September 15 – 16, 2014 | Lake Tahoe, Nevada

The NGA Center, with support from the Centers for Disease Control and Prevention, hosted a two-day meeting for senior-level policymakers from states participating in the Policy Academy on Reducing Prescription Drug Abuse. Teams from Michigan, Minnesota, Nevada, North Carolina, Vermont, and Wisconsin explored best practices and the latest research, and they developed recommendations for reducing prescription drug abuse in their state.

Topics and themes from the meeting include:

  • Using data, metrics, and evaluation to drive policy and practice;
  • Adopting evidence-based policies and practices to target high-risk populations;
  • Using a multi-sector approach to developing a coordinated statewide action plan;
  • Improving and extending the capabilities of state prescription drug monitoring programs;
  • Increasing access to effective treatment; and
  • Increasing regional and interstate collaboration.



Understanding the Problem and Framing Solutions

  • Thomas MacLellan, director, Homeland Security and Public Safety Division, National Governors Association

What Works? Evidence-Based Practices and Promising Approaches for Reducing Prescription Drug Abuse

  • Keith Flynn, commissioner, Vermont Department of Public Safety
  • Angela Marcucci, director of policy, Office of New Mexico Governor Susana Martinez
  • Rita Noonan, chief, Health Systems and Trauma Systems Branch, Division of Unintentional Injury Prevention, National Center for Injury and Prevention Control, Centers for Disease Control and Prevention, U.S. Department of Health and Human Services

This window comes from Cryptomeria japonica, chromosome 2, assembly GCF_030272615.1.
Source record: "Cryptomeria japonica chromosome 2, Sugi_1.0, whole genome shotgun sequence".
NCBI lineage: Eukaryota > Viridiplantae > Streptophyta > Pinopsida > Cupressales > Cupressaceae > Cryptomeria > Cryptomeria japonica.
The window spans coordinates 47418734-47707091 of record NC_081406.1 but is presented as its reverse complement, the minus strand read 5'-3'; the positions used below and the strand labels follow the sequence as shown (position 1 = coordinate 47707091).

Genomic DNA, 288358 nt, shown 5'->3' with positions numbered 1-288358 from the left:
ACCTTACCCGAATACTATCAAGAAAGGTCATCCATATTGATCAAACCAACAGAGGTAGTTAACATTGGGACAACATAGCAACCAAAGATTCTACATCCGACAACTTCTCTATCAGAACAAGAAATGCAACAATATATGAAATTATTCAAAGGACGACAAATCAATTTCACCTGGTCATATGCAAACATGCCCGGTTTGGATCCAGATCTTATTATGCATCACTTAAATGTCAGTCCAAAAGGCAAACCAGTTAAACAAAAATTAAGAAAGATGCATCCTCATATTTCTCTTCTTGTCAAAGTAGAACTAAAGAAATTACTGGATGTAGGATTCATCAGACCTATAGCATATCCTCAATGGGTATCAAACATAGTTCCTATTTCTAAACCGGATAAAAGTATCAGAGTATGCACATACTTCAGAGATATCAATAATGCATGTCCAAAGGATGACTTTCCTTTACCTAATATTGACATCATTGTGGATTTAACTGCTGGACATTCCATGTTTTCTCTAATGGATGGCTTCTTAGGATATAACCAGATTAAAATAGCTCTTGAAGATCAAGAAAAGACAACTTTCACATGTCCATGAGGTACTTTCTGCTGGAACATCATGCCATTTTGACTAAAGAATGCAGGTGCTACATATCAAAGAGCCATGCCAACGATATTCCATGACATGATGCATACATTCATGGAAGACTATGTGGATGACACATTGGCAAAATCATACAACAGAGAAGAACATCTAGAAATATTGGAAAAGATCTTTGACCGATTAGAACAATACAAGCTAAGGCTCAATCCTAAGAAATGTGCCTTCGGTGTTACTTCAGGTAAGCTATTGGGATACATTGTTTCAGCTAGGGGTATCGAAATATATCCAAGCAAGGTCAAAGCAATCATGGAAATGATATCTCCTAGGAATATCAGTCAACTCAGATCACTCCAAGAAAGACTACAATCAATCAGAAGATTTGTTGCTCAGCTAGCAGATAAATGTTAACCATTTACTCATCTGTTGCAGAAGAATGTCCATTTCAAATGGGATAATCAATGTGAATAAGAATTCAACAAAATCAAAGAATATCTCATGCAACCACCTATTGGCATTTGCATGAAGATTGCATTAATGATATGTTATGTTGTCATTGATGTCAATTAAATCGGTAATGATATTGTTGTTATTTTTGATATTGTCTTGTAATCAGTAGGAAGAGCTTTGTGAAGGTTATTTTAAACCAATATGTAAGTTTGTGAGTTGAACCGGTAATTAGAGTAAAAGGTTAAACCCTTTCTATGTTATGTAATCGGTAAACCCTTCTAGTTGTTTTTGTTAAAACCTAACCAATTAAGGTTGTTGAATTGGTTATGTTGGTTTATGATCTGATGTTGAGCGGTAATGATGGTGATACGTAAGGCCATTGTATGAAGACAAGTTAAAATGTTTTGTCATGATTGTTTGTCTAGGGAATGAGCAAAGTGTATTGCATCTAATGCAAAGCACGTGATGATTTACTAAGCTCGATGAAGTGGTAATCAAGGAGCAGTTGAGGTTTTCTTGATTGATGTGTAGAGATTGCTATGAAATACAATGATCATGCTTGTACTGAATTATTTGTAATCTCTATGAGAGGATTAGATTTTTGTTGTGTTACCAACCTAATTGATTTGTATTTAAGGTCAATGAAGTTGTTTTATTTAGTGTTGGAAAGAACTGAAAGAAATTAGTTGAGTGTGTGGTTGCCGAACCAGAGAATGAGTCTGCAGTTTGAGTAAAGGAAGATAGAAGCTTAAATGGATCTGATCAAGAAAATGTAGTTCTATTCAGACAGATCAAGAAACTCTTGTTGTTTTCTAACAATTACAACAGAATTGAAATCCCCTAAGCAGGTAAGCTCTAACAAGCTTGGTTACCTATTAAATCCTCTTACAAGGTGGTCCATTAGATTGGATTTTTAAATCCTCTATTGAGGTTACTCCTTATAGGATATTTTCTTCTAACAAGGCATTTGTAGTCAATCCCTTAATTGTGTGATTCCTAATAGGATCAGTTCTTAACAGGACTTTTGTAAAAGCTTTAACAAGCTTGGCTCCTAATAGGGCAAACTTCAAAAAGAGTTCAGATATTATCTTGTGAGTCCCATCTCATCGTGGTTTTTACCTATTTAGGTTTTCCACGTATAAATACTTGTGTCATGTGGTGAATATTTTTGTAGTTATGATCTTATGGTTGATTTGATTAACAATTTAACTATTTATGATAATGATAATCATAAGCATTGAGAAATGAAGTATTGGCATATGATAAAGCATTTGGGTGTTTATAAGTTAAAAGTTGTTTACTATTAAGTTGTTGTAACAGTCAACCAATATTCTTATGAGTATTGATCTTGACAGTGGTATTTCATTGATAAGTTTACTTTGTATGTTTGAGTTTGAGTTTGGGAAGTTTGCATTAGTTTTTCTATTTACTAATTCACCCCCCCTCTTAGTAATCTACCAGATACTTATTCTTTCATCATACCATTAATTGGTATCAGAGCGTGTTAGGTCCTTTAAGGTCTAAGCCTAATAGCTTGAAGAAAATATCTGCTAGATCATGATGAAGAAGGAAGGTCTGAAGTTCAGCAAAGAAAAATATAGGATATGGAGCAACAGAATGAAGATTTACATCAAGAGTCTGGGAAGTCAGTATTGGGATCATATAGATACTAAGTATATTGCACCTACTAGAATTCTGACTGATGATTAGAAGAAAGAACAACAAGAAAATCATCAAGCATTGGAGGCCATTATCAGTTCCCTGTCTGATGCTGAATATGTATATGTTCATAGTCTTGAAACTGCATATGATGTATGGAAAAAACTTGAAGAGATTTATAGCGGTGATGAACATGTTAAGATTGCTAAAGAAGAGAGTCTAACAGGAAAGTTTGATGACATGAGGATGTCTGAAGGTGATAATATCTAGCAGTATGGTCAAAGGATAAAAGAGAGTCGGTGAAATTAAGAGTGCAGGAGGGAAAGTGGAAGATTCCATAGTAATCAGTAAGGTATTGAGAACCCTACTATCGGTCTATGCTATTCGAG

Using Data to Drive Policy and Practice

  • Christopher M. Jones, senior advisor, Office of the Commissioner, Food and Drug Administration, U.S. Department of Health and Human Services
  • Jeff Levi, executive director, Trust for America’s Health

Critical Elements of an Effective Prescription Drug Monitoring Program

  • John Eadie, director, Prescription Monitoring Program Center of Excellence, Brandeis University
  • Chris Traver, senior policy advisor, Bureau of Justice Assistance, U.S. Department of Justice

Prevention and Treatment Options

  • Barbara Cimaglio, deputy commissioner, Division of Alcohol and Drug Abuse Programs, Vermont Department of Health
  • Mary Fleming, director, Office of Policy, Planning, and Innovation, Substance Abuse and Mental Health Services Administration, U.S. Department of Health and Human Services
  • Dick Steinberg, president and CEO, WestCare Foundation

Hot Topics: New and Emerging Issues

  • Cecelia Spitznas, senior science policy advisor, Office of National Drug Control Policy

Strategies for Health Care Purchasers

Developing Strategies to Build Effective Campaigns

  • David Hopkins, KASPER program manager, Office of Inspector General, Kentucky Cabinet for Health and Family Services
  • Elizabeth Walker Romero, senior director, Health Improvement, Association of State and Territorial Health Officials

Federal Relations Update